A strong majority of licensed truck drivers in the U.S. say that federal marijuana laws need to change, and most say that current cannabis testing policies for drivers are steering people away from the transportation sector amid a driver shortage, according to a new report. With an estimated 65,000-driver deficit in the country, the American Transportation Research Institute (ATRI) carried out an analysis of driver marijuana testing policies that also included revealing survey data from drivers who say that the… Read more.
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A new front in the conflict between cannabis businesses and labor unions is forming as the cannabis industry keeps growing and gaining legal recognition in more states. A surge of labor-management disputes within the developing business is being heralded by recent triumphs for cannabis unions in achieving collective bargaining rights and better working conditions. These developments give light on how the cannabis industry is changing and how a complicated relationship between employers, workers, and organized labor is emerging as a result of… Read more.
From Sean O’Brien’s office in Washington DC, the general president of the International Brotherhood of Teamsters has a direct view of the U.S. Capitol complex. Along with the physical proximity, O’Brien also has a direct link to the corridors of power – as well as a willingness to confront it. This was demonstrated during a testy Senate committee hearing in March, when O’Brien blasted both corporate executives and federal lawmakers for allowing the “repeated abuse of American workers.” And, as actions… Read more.
The Michigan Civil Service Commission earlier this month proposed a rule change that would drop pre-employment drug testing for cannabis. The proposal would not change the requirements for safety-sensitive jobs, such as state police or commercial vehicle drivers. “If approved, they would not impact current testing Adult-use cannabis has been legal in Michigan since 2018. The rules requiring cannabis testing as a pre-employment requirement in Michigan were implemented in 1998, according to an official communication from State Personnel Director John Gnodtke. The… Read more.
According to a recent analysis, the year 2022 witnessed the highest level of positive marijuana urine tests after workplace accidents in 25 years. According to an analysis by Quest Diagnostics released last Thursday, the percentage of the general U.S. workforce who tested positive for marijuana in their urine after having an accident at work rose to 7.3% in 2017. It was 6.7% in 2021, a tad less. Remember, these are only tests done after a worker had an accident, if you didn't have… Read more.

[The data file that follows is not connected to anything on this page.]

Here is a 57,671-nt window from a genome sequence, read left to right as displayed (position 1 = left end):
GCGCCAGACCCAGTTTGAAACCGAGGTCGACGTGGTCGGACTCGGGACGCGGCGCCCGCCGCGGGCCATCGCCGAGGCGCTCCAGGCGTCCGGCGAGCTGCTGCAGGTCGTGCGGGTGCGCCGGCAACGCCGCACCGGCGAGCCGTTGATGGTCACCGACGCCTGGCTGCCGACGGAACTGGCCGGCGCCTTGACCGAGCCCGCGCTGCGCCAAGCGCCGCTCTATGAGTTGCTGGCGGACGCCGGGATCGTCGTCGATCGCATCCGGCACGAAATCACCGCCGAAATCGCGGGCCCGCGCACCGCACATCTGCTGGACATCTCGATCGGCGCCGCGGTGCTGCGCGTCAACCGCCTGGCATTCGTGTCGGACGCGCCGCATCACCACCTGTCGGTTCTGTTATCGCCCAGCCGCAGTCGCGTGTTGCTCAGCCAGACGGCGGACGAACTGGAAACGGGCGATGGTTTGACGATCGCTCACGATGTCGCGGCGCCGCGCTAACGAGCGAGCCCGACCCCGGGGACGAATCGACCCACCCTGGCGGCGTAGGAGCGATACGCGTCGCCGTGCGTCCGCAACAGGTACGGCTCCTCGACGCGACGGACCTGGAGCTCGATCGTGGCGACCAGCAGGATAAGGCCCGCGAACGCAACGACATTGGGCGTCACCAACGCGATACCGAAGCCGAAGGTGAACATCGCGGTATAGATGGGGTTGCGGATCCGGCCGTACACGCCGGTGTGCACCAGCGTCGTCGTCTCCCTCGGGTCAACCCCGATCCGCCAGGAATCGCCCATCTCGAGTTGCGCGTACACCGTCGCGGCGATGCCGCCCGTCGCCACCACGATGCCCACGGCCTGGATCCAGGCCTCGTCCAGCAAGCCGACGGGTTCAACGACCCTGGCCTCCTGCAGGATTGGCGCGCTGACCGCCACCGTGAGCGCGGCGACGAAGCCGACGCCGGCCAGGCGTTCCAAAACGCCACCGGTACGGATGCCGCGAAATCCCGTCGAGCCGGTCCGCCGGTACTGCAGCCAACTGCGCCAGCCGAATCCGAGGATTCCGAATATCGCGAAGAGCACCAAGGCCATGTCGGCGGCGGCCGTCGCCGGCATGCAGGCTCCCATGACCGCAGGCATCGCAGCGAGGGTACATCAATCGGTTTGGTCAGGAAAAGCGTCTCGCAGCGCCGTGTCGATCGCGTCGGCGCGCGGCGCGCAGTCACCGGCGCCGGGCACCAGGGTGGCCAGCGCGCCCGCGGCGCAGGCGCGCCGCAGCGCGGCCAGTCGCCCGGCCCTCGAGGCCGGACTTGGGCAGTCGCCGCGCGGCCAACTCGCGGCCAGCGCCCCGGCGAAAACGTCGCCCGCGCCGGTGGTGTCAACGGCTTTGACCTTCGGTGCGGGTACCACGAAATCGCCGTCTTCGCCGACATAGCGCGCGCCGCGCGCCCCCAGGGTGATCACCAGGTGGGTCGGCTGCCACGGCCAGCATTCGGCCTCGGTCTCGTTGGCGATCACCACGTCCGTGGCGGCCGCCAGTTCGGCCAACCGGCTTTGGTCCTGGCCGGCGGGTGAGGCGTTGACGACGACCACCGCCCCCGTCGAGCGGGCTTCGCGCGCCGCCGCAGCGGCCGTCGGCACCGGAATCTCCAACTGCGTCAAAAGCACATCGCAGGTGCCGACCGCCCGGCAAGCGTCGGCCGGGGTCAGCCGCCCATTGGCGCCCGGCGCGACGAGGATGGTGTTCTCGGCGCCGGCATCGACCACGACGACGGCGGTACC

Chicagoland Union Gets Cannabis Workers a 20% Raise, So Are Unions Good or Bad for the Marijuana Industry?
Organized labor in the marijuana industry continues to achieve significant wage increases, as evidenced by the recent development of five PharmaCann adult-use cannabis dispensaries in Chicago. The unionized workers at these dispensaries have successfully negotiated a substantial 20% wage hike over three years. The recent wage increase is another noteworthy victory for organized labor, as it adds to the mounting pressure unions place on major cannabis industry operators throughout the country. According to Crain's Chicago Business, PharmaCann's Verilife dispensaries witnessed a significant development last… Read more.
Cannabis companies operate in a highly competitive and rapidly changing environment, and labor disputes can have a significant impact on business operations, leading to lost revenue, reputational damage and even regulatory sanctions. Labor peace agreements establish a period when a workers’ union agrees not to strike, picket or otherwise disrupt an employer’s business operations, and the employer agrees not to engage in any actions that would undermine the union’s ability to organize the workforce. Such agreements can help to promote stability,… Read more.
Some companies to slow their hiring strategies. Legalization of recreational cannabis in Missouri led to a surge in job growth within the industry, but the trend could be slowing as labor needs are met. According to the St. Louis Post-Dispatch, the number of active licenses to work in the sector catapulted from 9,800 in October to more than 14,000 in March, after voters approved recreational marijuana use through a constitutional amendment last November. While the rapid expansion has boosted the state’s economy,… Read more.
Marijuana businesses in California and on the East Coast are evading worker-friendly licensing requirements by obtaining state business permits after signing deals with “labor organizations” that appear to be illegitimate “company unions,” documents and interviews show. The growing presence of these fake unions jeopardizes the inroads made by the United Food and Commercial Workers (UFCW) and the International Brotherhood of Teamsters, critics charge, while offering limited or zero benefits to workers. In many states with adult-use legalization, state law requires… Read more.